• Suppose that if the current node turns out to be NILL, it signifies that we have approached the end of the branch, and the function will return without doing anything.
• If the data value of the current node matches the value we are looking for, it signifies that we have already found the target node. In this case, the function will print its parent's value and return the same.
• And if, by any chance, the current node is not the target node, then the function makes recursive calls to find out the left and right children of the current node.
4. Now, we commute to the program's primary function, which is responsible for the main execution of the program. The conditions stated in the primary function verify whether the main module is running the code.
5. The binary tree is created in the primary function with the following structure.
6. The variable node of the tree is set to be 3, representing the node whose parents we have to find out.
7. The 'findParent' function is called in the program, and it will contain the root of the binary tree, the value of the node, and -1 as the initial parent value.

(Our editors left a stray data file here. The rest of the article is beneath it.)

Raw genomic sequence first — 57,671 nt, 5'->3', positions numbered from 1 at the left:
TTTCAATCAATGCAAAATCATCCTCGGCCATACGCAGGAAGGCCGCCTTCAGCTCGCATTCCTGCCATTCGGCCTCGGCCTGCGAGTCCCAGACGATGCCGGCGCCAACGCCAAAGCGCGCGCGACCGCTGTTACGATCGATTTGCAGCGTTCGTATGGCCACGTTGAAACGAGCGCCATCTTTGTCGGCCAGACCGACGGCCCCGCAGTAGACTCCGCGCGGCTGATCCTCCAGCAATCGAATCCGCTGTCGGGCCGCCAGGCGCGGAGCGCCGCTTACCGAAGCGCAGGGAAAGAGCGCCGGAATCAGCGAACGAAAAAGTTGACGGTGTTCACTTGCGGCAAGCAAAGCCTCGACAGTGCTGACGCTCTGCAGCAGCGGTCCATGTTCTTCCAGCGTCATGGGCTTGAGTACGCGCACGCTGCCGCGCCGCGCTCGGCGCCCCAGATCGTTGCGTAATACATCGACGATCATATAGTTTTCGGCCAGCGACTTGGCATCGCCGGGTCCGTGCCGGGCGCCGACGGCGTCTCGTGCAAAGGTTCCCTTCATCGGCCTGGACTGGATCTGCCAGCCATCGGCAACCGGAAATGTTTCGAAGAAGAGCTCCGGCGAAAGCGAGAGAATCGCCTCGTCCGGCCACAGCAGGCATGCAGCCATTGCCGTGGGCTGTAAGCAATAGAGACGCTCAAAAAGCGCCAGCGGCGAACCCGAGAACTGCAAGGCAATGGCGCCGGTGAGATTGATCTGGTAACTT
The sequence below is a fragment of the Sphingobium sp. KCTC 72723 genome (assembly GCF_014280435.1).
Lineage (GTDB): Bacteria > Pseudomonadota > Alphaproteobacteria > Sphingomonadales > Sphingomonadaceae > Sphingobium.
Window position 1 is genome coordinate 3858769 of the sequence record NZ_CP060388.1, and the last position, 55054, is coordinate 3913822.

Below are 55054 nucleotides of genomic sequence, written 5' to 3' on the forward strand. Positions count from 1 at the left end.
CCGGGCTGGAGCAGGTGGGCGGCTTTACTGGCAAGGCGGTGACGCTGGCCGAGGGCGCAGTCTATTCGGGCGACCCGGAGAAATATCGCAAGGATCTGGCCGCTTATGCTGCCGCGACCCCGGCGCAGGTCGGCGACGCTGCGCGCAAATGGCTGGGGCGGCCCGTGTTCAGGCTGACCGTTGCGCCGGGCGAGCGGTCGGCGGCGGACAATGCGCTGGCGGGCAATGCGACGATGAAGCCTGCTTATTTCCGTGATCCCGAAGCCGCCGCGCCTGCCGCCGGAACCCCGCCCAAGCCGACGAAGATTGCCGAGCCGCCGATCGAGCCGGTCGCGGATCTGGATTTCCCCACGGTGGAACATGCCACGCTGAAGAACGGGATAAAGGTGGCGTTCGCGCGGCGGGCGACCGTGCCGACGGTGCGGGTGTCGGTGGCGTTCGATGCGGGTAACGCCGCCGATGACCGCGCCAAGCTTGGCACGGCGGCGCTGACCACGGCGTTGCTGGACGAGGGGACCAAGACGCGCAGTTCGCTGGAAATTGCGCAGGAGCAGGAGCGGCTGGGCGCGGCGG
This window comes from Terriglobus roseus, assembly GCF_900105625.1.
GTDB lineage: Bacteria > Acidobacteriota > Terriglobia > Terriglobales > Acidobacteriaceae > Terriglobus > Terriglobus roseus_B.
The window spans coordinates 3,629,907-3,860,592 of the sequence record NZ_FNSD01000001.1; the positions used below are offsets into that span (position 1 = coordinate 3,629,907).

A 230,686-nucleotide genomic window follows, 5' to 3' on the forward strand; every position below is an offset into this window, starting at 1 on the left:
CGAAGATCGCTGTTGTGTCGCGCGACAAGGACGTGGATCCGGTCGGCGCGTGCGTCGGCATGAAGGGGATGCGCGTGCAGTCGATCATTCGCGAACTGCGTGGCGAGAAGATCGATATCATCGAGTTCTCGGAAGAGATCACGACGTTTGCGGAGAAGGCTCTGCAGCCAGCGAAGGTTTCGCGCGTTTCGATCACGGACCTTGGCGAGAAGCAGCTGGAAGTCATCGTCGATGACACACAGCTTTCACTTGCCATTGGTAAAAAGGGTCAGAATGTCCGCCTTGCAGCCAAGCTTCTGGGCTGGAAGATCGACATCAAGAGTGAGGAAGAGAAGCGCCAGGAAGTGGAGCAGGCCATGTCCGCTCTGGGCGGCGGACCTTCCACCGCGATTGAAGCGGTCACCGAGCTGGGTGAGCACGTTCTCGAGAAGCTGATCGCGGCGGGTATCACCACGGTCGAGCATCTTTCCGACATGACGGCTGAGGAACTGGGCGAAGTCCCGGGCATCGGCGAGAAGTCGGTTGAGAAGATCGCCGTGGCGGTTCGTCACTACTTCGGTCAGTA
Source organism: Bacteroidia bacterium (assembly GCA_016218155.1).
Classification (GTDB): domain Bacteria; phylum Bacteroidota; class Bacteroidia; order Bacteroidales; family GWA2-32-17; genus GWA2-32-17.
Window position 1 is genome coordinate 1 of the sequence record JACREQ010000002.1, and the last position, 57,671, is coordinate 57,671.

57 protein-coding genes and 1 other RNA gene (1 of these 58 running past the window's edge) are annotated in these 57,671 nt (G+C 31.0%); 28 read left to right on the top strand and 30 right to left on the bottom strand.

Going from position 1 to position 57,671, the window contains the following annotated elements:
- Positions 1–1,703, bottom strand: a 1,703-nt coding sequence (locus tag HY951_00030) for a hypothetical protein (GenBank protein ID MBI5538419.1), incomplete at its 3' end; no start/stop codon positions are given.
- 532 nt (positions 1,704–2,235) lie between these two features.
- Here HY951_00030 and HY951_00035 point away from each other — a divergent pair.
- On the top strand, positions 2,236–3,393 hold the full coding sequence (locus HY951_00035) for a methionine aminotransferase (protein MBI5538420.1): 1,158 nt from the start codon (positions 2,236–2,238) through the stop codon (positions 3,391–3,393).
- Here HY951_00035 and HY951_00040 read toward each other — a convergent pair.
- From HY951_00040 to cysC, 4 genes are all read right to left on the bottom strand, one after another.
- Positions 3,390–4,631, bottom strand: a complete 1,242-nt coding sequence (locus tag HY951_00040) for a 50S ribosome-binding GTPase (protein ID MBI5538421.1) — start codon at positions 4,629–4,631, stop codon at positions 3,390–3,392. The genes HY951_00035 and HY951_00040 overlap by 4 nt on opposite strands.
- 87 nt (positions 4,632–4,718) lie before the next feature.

8. The function recursively searches for the node's parent and then prints the parent node's value when it is found.

### Example 4)

Output: A step-by-step explanation of the code

1. The code begins by importing the primary namespace system, which provides the program's functionality's basic input/ output operations.
2. The code begins by defining a class called TPT which holds the implementation of the binary tree and the main program.
3. Inside the TPT is a nested class called Node, which basically represents the binary tree node. Each data node present has an integer value and a pointer to the left and right nodes.
4. After defining the node's structure, we declare a function named 'findParent' in the next step. This function also comprises three parameters: node, val, and parent.
5. Now, when we come across this far, we know that there must be several different cases of this: -
• Suppose that if the current node turns out to be NILL, it signifies that we have approached the end of the branch, and the function will return without doing anything.
• If the data value of the current node matches the value we are looking for, it signifies that we have already found the target node. In this case, the function will print its parent's value and return the same.
• And if, by any chance, the current node is not the target node, then the function makes recursive calls to find out the left and right children of the current node.